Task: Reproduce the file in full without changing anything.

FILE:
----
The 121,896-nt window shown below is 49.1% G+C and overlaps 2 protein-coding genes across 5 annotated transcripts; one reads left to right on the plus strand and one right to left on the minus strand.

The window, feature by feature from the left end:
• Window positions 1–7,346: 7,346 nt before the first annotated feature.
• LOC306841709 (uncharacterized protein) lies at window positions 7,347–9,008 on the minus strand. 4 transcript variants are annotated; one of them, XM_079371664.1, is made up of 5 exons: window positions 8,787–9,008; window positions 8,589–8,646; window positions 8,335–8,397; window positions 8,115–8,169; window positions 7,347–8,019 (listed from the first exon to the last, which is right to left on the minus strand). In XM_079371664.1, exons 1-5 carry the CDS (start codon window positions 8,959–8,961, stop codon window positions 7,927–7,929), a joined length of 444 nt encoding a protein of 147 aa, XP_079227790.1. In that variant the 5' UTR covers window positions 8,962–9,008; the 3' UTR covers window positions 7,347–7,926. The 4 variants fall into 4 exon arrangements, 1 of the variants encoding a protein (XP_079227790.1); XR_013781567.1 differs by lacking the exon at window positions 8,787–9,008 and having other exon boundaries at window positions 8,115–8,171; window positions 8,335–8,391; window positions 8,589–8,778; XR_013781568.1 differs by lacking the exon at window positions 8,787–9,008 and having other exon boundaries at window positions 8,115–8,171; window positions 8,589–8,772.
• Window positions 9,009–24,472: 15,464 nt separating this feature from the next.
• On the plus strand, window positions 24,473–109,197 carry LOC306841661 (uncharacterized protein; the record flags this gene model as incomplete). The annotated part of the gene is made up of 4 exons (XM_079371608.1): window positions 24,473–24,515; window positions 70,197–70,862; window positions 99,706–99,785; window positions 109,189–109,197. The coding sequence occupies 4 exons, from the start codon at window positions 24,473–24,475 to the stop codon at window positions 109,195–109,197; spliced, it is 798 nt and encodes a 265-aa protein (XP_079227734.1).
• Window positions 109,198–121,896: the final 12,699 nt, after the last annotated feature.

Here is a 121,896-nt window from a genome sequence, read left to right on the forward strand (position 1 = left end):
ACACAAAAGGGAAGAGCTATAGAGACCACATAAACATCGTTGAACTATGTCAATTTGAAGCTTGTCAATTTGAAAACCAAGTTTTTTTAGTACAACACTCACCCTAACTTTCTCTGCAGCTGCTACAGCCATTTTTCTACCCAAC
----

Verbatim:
The 121,896-nt window shown below is 49.1% G+C and overlaps 2 protein-coding genes across 5 annotated transcripts; one reads left to right on the plus strand and one right to left on the minus strand.

The window, feature by feature from the left end:
• Window positions 1–7,346: 7,346 nt before the first annotated feature.
• LOC306841709 (uncharacterized protein) lies at window positions 7,347–9,008 on the minus strand. 4 transcript variants are annotated; one of them, XM_079371664.1, is made up of 5 exons: window positions 8,787–9,008; window positions 8,589–8,646; window positions 8,335–8,397; window positions 8,115–8,169; window positions 7,347–8,019 (listed from the first exon to the last, which is right to left on the minus strand). In XM_079371664.1, exons 1-5 carry the CDS (start codon window positions 8,959–8,961, stop codon window positions 7,927–7,929), a joined length of 444 nt encoding a protein of 147 aa, XP_079227790.1. In that variant the 5' UTR covers window positions 8,962–9,008; the 3' UTR covers window positions 7,347–7,926. The 4 variants fall into 4 exon arrangements, 1 of the variants encoding a protein (XP_079227790.1); XR_013781567.1 differs by lacking the exon at window positions 8,787–9,008 and having other exon boundaries at window positions 8,115–8,171; window positions 8,335–8,391; window positions 8,589–8,778; XR_013781568.1 differs by lacking the exon at window positions 8,787–9,008 and having other exon boundaries at window positions 8,115–8,171; window positions 8,589–8,772.
• Window positions 9,009–24,472: 15,464 nt separating this feature from the next.
• On the plus strand, window positions 24,473–109,197 carry LOC306841661 (uncharacterized protein; the record flags this gene model as incomplete). The annotated part of the gene is made up of 4 exons (XM_079371608.1): window positions 24,473–24,515; window positions 70,197–70,862; window positions 99,706–99,785; window positions 109,189–109,197. The coding sequence occupies 4 exons, from the start codon at window positions 24,473–24,475 to the stop codon at window positions 109,195–109,197; spliced, it is 798 nt and encodes a 265-aa protein (XP_079227734.1).
• Window positions 109,198–121,896: the final 12,699 nt, after the last annotated feature.

Here is a 121,896-nt window from a genome sequence, read left to right on the forward strand (position 1 = left end):
ACACAAAAGGGAAGAGCTATAGAGACCACATAAACATCGTTGAACTATGTCAATTTGAAGCTTGTCAATTTGAAAACCAAGTTTTTTTAGTACAACACTCACCCTAACTTTCTCTGCAGCTGCTACAGCCATTTTTCTACCCAAC